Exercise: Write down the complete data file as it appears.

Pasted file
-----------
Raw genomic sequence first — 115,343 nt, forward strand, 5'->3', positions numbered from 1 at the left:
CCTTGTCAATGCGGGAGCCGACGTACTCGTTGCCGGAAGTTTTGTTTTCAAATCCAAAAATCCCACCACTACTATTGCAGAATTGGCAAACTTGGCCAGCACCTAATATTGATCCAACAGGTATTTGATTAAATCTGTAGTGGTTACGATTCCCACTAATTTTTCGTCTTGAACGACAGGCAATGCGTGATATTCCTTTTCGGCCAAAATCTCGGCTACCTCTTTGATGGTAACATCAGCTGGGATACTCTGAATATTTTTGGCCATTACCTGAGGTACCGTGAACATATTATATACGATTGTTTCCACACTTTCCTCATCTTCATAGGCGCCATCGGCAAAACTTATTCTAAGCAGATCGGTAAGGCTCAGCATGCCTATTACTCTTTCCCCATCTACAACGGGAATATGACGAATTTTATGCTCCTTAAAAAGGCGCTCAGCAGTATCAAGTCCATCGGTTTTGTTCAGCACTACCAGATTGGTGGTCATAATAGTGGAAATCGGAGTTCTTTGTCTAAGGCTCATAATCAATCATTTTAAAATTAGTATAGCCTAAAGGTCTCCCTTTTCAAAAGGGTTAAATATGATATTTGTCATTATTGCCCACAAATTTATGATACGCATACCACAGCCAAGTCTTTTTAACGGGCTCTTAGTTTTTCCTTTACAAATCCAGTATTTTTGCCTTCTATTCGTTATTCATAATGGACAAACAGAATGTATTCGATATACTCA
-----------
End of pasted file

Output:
Raw genomic sequence first — 115,343 nt, forward strand, 5'->3', positions numbered from 1 at the left:
CCTTGTCAATGCGGGAGCCGACGTACTCGTTGCCGGAAGTTTTGTTTTCAAATCCAAAAATCCCACCACTACTATTGCAGAATTGGCAAACTTGGCCAGCACCTAATATTGATCCAACAGGTATTTGATTAAATCTGTAGTGGTTACGATTCCCACTAATTTTTCGTCTTGAACGACAGGCAATGCGTGATATTCCTTTTCGGCCAAAATCTCGGCTACCTCTTTGATGGTAACATCAGCTGGGATACTCTGAATATTTTTGGCCATTACCTGAGGTACCGTGAACATATTATATACGATTGTTTCCACACTTTCCTCATCTTCATAGGCGCCATCGGCAAAACTTATTCTAAGCAGATCGGTAAGGCTCAGCATGCCTATTACTCTTTCCCCATCTACAACGGGAATATGACGAATTTTATGCTCCTTAAAAAGGCGCTCAGCAGTATCAAGTCCATCGGTTTTGTTCAGCACTACCAGATTGGTGGTCATAATAGTGGAAATCGGAGTTCTTTGTCTAAGGCTCATAATCAATCATTTTAAAATTAGTATAGCCTAAAGGTCTCCCTTTTCAAAAGGGTTAAATATGATATTTGTCATTATTGCCCACAAATTTATGATACGCATACCACAGCCAAGTCTTTTTAACGGGCTCTTAGTTTTTCCTTTACAAATCCAGTATTTTTGCCTTCTATTCGTTATTCATAATGGACAAACAGAATGTATTCGATATACTCA